José Angel Lopez ~ Gesha from Santa Bárbara, Honduras (2023)
Out of stock
This is a very limited release
Producer: José Angel Lopez
Place: Santa Barbara, Honduras
Exporter: Beneficio San Vicente
Harvest: April 2023
Tasting notes: jammy, oolong, nougat
Sourced from friends, this Gesha lot was picked and processed by José Angel Lopez on his farm in Santa Bárbara, Honduras. Fermented as a traditional washed process using a concrete tank for 24hrs before being washed and dried. Roasted for filter. Fruity and sweet.
About José Angel
Jose Angel Lopez is farming Pacas (and a touch of Parainema & this Gesha) on a cool 1 hectare in the Piedras Amarillas area of Santa Barbara. That signature Santa Barbara weather is like clockwork – cool mist enveloping the mountainsides of the national park reserve each afternoon. This micro climate is thanks to close proximity to Lake Yojoa, introducing this cooling effect that is an incredible asset to growing coffee slowly, allowing more time for nutrient uptake and slower maturation of the fruit.
Before working on his own farm, Jose was working as a picker with the notable Moreno family in Los Andes. José didn’t have any wet milling equipment or drying tables initially, so he borrowed from neighbours to get his coffee ready for delivery to the dry mill in the first couple years. That reliance on your community to get to the next step is critical, and something we can totally relate to. Once we received that first lot nearly four years ago, I reached out to Benjamin to see if I could buy a de-pulper for José as thanks for the lovely coffee but also thinking ahead to next year’s harvest. With one hurdle out of the way perhaps José could find a spot on his property to process his lots. Benjamin actually happened to have a de-pulper hanging around on his farm that he wasn’t using, so the next time José was at the dry mill, the de-pulper was handed over.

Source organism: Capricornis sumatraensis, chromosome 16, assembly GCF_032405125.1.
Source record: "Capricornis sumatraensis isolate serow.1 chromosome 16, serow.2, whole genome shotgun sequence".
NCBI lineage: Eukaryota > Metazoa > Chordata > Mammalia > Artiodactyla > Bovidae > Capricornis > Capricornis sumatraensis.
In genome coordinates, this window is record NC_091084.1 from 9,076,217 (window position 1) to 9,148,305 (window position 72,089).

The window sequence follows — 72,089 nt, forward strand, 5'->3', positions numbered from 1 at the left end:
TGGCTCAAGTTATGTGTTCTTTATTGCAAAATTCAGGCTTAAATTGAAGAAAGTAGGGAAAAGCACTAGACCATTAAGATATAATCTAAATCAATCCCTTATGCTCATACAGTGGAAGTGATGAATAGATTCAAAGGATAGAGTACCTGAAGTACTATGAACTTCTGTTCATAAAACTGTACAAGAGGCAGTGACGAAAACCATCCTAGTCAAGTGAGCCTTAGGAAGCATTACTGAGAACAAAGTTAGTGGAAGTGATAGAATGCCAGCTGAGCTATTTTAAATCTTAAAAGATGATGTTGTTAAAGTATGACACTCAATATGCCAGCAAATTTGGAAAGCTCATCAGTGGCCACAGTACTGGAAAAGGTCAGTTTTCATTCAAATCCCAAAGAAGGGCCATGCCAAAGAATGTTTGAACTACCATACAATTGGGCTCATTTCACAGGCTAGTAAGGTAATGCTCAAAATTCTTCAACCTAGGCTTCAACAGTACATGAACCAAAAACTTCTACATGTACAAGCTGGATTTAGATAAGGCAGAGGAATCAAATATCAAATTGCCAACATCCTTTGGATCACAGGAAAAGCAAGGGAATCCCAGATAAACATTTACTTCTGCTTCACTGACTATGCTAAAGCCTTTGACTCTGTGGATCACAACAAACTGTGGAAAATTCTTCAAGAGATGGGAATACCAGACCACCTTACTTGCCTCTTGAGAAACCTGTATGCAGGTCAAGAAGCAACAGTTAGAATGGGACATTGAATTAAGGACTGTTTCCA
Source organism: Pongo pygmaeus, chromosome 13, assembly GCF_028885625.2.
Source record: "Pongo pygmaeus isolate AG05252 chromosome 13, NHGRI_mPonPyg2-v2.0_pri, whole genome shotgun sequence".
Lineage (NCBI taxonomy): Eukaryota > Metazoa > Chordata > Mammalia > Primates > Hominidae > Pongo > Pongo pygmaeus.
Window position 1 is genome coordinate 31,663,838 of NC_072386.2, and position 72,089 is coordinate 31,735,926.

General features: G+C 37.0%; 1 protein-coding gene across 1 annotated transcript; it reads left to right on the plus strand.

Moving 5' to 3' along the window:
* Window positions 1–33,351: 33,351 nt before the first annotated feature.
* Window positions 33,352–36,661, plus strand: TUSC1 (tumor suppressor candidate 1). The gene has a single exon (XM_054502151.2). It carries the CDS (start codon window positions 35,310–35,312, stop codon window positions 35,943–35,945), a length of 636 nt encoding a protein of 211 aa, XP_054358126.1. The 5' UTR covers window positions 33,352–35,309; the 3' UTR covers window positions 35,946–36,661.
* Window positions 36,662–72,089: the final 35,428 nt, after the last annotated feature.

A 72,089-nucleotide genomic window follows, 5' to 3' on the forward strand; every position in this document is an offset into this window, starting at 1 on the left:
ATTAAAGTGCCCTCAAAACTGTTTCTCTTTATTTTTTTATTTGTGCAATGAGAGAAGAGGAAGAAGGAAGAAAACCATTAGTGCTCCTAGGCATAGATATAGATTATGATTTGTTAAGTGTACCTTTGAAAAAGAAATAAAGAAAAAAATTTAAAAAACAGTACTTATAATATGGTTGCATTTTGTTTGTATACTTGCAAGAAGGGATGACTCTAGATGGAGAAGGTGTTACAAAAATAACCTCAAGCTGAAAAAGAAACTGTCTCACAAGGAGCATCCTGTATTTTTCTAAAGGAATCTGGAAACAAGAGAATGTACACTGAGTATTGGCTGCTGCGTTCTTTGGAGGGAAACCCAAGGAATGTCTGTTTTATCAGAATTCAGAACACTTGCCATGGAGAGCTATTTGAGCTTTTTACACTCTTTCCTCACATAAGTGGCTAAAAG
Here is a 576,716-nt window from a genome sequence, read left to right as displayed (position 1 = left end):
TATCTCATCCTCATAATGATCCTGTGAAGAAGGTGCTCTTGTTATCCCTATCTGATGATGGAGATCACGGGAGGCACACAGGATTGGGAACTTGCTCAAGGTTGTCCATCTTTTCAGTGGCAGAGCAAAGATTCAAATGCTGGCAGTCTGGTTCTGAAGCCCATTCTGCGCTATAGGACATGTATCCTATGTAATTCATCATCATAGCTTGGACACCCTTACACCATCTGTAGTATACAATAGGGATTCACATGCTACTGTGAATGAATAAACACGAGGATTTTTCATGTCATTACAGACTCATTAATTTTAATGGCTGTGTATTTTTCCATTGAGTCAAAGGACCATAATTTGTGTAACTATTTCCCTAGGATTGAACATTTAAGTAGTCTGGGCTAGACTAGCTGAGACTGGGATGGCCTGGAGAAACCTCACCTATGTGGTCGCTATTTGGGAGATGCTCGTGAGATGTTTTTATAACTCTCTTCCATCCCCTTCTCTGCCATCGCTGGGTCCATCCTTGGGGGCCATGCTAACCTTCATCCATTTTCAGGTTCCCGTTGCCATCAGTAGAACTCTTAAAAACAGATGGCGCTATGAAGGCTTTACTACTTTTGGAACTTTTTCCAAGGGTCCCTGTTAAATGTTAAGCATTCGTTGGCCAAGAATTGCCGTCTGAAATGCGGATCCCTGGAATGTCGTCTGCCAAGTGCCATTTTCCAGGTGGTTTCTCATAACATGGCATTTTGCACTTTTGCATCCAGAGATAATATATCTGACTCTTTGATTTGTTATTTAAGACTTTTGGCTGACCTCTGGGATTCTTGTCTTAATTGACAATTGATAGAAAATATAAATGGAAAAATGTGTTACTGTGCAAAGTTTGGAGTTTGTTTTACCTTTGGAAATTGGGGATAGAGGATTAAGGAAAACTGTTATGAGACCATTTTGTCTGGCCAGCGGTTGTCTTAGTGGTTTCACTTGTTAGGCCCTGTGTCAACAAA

This year, José’s systems have fully come together with the completion of a fermentation tank and a solar dryer. He still needs one more dryer to accommodate the full (growing) harvest but if this year’s Pacas and this special Gesha lot is any indication, he’s well on his way to an established farm producing exceptional Coffees.
The typical method of processing in Santa Bárbara goes a little something like this:
First the coffee fruit is floated to rinse off any dirt and remove any that float (if they float it means either there’s no coffee seed inside the parchment layer of the fruit, or there’s a lack of nutrient density). Then the fruit goes through a de-pulper, landing in a concrete or ceramic tank (José Angel’s is concrete). The fruit rests in a pile to ferment without water overnight. In the mid morning the coffee seeds are checked and if the mucilage is sufficiently metabolized and no longer sticky, then water is introduced to the tank to wash the parchment. Once that’s done, the coffee is moved to raised solar dryers to dry over a 1-2 week period, allowing for the moisture come down slowly to around 10-11%. The dried parchment is put in nylon bags and is delivered to the dry mill, where it will be stored until it’s pretty close to export time. The idea is to mill as close to the shipment time as possible to maximize shelf life of the resulting green coffee.